Closing Doors

Today was a lovely ride, yet I left feeling kind of low.

My riding buddy and I switched it up this week, trading our usual mares. I was a little tired and preoccupied to feel comfortable riding the high-strung Sparkling Gal, and had been wanting to try out Misfit after my riding buddy’s raves about her. Now that I’ve tried her, we’re going to have to be drawing straws for her in future lessons, because I loved her too. She’s like all the good things about Sparkle–the beautiful conformation, the athleticism, the sweet temperament–minus the anxiety-provoking skittishness.

Misfit hasn’t been ridden as much as the other school horses, which probably explains her relative sanity. She had been on lease and now is available for lessons again. The one difficulty with her is that she is very unbalanced on her right canter lead. When you are cantering, the inside front leg is the one that should be going first in order for the horse to keep their balance around the turns. Misfit has a hard time with this and will often try to switch up mid-stride to the left lead, where she feels more comfortable. The solution to this is to ride her in a very tight circle going right, holding her in a deep bend in order to force her to have the correct balance.

Keeping her tight on the circle isn’t scary or difficult compared to, say, trying to slow down a horse that wants to run out from under you, or buck, or do something purposefully bad. At no point does it feel like she’s doing something “wrong”, it’s just something that she needs more training on to get her used to it. So I don’t feel any trepidation at having to school a horse this way, or feel that I’m not up to it. My mind completely understands the principles of what needs to happen, and I know in my body, in my muscle memory, how to do it. But this is where my frustration comes in: I can’t do it well enough. I am able to get the horse to do what needs to be done, but my position is woefully out of whack; I feel sloppy and weak and because of that, ineffectual. I lose my stirrups like a beginner, and it feels terrible.

I mentioned this in my last post, about not being able to keep my heels down. It is certainly a symptom of how generally out of shape I am. But in the last few weeks I have returned to making a greater effort to eat well and exercise. I am starting to see and feel a difference: a slimming down, a little more strength and tightness in my muscles, better posture and increased energy. And hopefully I’ll be able to remain consistent with this and things will only get better. However, the problem here is more specifically that I am out of riding shape. Riding horses uses muscles that nothing else really exercises. I could go to the gym five days a week and still not really be able to stop my lower leg from swinging, as it is not supposed to do, even on Misfit’s extremely comfortable left lead canter.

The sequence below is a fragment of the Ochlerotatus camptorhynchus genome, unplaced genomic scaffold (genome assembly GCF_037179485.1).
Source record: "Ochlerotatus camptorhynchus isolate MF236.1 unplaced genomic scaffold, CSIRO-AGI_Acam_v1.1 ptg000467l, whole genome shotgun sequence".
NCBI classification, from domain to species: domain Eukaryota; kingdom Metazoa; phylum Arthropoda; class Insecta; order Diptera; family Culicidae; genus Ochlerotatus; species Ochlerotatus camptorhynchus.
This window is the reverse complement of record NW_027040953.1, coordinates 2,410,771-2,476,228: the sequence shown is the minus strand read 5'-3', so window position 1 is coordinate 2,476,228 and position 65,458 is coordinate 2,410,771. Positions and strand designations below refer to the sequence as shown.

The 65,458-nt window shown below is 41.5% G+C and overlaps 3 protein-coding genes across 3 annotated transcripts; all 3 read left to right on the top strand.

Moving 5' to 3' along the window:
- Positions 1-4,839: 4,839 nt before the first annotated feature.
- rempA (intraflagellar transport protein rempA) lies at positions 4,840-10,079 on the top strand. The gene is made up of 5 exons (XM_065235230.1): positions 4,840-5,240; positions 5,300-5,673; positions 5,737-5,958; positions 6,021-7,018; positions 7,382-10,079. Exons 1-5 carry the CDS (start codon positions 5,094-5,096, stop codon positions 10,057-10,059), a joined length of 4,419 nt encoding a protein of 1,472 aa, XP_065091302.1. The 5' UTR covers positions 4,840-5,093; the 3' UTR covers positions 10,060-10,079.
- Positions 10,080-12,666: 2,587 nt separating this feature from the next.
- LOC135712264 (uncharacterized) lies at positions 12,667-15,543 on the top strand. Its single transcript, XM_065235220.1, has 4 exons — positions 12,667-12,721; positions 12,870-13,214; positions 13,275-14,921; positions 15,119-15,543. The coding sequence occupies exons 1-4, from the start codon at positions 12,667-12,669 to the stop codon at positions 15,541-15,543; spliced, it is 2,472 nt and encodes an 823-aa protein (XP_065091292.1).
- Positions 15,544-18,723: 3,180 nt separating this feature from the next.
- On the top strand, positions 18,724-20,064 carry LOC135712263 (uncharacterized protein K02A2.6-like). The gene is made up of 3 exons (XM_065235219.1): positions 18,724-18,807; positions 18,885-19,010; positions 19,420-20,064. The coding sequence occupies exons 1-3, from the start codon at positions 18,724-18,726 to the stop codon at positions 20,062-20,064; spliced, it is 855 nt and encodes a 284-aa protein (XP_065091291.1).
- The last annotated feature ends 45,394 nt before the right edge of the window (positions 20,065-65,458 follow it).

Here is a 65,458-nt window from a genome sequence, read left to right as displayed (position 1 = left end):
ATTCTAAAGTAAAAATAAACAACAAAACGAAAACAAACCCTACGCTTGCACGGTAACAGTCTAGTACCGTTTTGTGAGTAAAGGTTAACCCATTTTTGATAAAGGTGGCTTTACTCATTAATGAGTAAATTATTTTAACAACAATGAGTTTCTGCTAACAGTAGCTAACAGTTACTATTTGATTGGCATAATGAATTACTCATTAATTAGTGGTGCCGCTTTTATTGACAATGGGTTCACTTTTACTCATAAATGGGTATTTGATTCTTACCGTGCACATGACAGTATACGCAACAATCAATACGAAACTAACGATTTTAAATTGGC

My trainer gently reminds me of these position faults: that my heels need to be down, that I need to sit up more, and I become frustrated because this is deeply-ingrained knowledge. My body is not on par with my mind.  I can’t physically do the things I know how to do.  My thinking all along has been that if I could just get to a place where riding is easier to come by, or the cost of living was lower and I could eventually get a horse; if I could just get into a situation where I was riding several times a week, then I could get my body to the same level as my mind. Then this could be what I want it to be, a challenging, fulfilling activity that I am putting my all into, something to grow with. In practicing an art, or a sport, or any kind of activity, the more you do it, the deeper you realize you can go with it, the more nuance you uncover and delight in. I am there, after so many years of riding. Sitting on the tip of the iceberg, and feeling its immensity underneath me, so excited to explore the depths and simply not having the time, money, or lifestyle to do it. And now, starting to really question if I ever will.